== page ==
As for the recording, this is the soundtrack for a film, made in the late 1980s. It coincided in time with José Carreras falling ill with a serious blood disease, from which he fortunately recovered and was able to resume his career. But he was not able to take part in the actual filming and there was a lot of publicity back in the 1980s when the young tenor Luca Canonici stepped in at very short notice (a matter of a few hours) and acted the part of Rodolfo, and so getting an auspicious start to his own career, without singing one single note. He was quite a good singer in his own right and I bought his recital disc (on Erato) which was issued not long after this. He had a light lyrical voice hitting even the repeated high Ds in Tonio’s aria from The Daughter of the Regiment with ease. I saw the film and thought he was a good-looking and very able actor and at the time that I would have preferred him to sing the part too, since Carreras at this stage in his career was strained, loud and unsubtle. The re-acquaintance with the soundtrack was more positive than I had expected. Yes, Carreras is strained and his highest notes are mostly shouted with that widening vibrato that is pretty close to a wobble, but he can be subtle too: he fines down his voice to the softest of pianissimos, sometimes close to a Bing Crosby croon. His well-known intensity and projection of the text make this a touching interpretation of the part. In fact, when I went back to his Philips recording of La Bohème with Colin Davis, made almost ten years earlier when he was just past 30, he sounds almost as strained although with a more even voice production. In the end of the love duet he doesn’t follow Mimi up to the high note but goes down instead, ending on an exquisite soft note in half voice, just as it should be but all too seldom is. Full marks for that!

The Mimi is Barbara Hendricks and to me hers is not a Mimi-voice at all, rather a Musetta with her glittering top notes. But her portrayal of the tuberculous seamstress is surprisingly successful. She is in exceptionally fine voice and sings with considerable feeling. Mimi’s first act aria is delivered in long phrases, much of it in piano and pianissimo but when she opens up at the climaxes she is impressively powerful. We also get her third act aria, Donde lieta usci, although the track listing doesn’t say so. But track 12 starts with Rodolfo singing Che! Vai? ("What! Going?") as a response to Mimi’s Addio! and then follows the aria, starting with the words "To the home that she left ..." And this aria is also very well executed. At the modest price this disc is worth acquiring for Miss Hendricks’s contribution alone. She may not be in the same league as the late Victoria de los Angeles or Renata Tebaldi, to my mind the two greatest Mimis on disc, but still definitely admirable. The other soprano, Angela Maria Blasi, who actually has a Mimi-voice, sings a good although not exceptional waltz-aria in the second act. The fourth main character, Gino Quilico, has a good baritone voice, used to good, maybe a little anonymous, effect in the third act dialogue with Rodolfo, but bereft of the fourth act duet he doesn’t get much opportunity to make his mark.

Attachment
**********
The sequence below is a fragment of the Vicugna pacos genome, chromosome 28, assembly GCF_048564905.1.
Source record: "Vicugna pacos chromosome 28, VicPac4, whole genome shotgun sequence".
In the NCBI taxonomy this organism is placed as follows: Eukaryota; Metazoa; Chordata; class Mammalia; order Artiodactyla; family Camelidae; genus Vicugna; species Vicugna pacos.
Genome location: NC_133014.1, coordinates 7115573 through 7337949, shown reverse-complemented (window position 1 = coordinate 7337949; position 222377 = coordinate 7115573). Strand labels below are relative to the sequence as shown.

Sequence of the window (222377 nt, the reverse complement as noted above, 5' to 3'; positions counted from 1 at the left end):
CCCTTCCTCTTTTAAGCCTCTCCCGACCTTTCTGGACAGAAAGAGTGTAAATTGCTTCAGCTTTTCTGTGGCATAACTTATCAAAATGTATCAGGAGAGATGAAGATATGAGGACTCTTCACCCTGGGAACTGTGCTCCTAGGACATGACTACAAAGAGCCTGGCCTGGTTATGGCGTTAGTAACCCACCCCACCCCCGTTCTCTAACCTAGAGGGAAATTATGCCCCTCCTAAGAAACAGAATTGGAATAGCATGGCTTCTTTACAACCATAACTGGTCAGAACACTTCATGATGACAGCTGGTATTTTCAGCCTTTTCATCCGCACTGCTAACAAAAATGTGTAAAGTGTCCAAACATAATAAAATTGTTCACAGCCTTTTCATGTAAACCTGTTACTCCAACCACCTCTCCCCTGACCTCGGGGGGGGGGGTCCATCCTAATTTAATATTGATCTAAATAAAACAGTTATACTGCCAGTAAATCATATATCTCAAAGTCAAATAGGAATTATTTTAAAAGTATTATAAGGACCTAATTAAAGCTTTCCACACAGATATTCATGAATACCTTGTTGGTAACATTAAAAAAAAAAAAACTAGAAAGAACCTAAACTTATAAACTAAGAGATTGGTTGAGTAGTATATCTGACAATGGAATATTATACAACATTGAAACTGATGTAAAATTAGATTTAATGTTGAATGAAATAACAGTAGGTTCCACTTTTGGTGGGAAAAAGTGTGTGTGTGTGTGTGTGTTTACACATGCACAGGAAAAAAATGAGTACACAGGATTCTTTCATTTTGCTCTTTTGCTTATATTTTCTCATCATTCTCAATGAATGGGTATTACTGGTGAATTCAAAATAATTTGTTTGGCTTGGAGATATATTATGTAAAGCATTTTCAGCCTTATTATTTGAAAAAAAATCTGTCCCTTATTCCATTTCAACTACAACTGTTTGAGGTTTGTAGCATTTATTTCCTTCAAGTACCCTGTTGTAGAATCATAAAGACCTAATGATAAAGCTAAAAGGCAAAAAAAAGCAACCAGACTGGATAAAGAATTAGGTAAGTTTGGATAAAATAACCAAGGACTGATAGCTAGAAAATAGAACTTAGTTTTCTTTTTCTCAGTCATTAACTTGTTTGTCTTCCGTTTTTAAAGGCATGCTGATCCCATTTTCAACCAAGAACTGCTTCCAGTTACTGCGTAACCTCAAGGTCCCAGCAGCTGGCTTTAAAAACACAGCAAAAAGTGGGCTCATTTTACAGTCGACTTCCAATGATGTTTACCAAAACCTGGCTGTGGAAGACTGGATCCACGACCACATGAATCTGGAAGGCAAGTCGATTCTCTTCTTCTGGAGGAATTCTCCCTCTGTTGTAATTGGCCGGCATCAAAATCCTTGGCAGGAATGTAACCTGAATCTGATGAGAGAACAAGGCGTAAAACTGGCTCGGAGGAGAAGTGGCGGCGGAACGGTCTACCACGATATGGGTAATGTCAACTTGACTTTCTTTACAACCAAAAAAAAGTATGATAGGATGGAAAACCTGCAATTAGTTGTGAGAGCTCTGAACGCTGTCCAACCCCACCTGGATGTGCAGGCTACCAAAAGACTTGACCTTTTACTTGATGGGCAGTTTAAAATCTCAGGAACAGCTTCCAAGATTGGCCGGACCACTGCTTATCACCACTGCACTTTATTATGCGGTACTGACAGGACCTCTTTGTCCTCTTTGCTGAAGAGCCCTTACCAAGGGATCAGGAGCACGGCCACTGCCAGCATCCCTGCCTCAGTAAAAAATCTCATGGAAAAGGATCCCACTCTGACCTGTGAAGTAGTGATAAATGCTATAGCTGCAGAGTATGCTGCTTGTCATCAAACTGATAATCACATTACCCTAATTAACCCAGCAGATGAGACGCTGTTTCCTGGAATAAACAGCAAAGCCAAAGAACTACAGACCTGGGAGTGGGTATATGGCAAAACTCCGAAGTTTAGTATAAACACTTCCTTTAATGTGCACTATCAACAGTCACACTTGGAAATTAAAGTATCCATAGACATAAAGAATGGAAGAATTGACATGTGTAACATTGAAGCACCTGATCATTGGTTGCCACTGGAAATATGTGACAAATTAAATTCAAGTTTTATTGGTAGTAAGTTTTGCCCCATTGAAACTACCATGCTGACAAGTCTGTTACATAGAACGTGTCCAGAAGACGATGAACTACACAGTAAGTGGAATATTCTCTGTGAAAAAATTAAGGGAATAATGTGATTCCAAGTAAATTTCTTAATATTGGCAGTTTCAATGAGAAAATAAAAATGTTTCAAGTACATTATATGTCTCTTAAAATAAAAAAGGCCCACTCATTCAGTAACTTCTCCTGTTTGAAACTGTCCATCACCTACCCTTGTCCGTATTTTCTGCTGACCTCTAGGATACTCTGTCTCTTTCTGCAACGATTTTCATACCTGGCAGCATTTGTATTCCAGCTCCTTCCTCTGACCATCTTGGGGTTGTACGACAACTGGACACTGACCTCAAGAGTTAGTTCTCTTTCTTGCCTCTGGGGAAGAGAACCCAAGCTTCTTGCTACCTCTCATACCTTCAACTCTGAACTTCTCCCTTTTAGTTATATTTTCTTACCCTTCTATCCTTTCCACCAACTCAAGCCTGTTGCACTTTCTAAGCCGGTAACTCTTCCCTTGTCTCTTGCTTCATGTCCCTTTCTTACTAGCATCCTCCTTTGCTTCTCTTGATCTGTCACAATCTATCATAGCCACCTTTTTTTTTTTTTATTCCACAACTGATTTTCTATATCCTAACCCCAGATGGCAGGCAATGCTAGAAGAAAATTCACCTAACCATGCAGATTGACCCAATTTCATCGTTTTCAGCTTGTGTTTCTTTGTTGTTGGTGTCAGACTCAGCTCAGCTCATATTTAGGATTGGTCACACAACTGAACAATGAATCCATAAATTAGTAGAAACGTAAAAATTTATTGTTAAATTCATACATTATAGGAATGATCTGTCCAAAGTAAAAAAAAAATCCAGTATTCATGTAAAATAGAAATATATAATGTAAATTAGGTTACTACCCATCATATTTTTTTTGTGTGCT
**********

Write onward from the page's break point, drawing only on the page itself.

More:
James Conlon leads his French forces in a middle-of-the-road performance. There is a booklet with a short synopsis and some comments. As I have indicated there are better versions to be had, and I definitely recommend first time buyers to get a complete La Bohème, (Beecham with de los Angeles and Björling, and Serafin with Tebaldi and Bergonzi are both available at mid-price) but as a complement for comparison, which is always fascinating, this one is a better way of spending a fiver than I would have thought, especially for Barbara Hendricks’ contribution. A pity that Warner didn’t give us another 30 minutes of music when the space was available.

Göran Forsling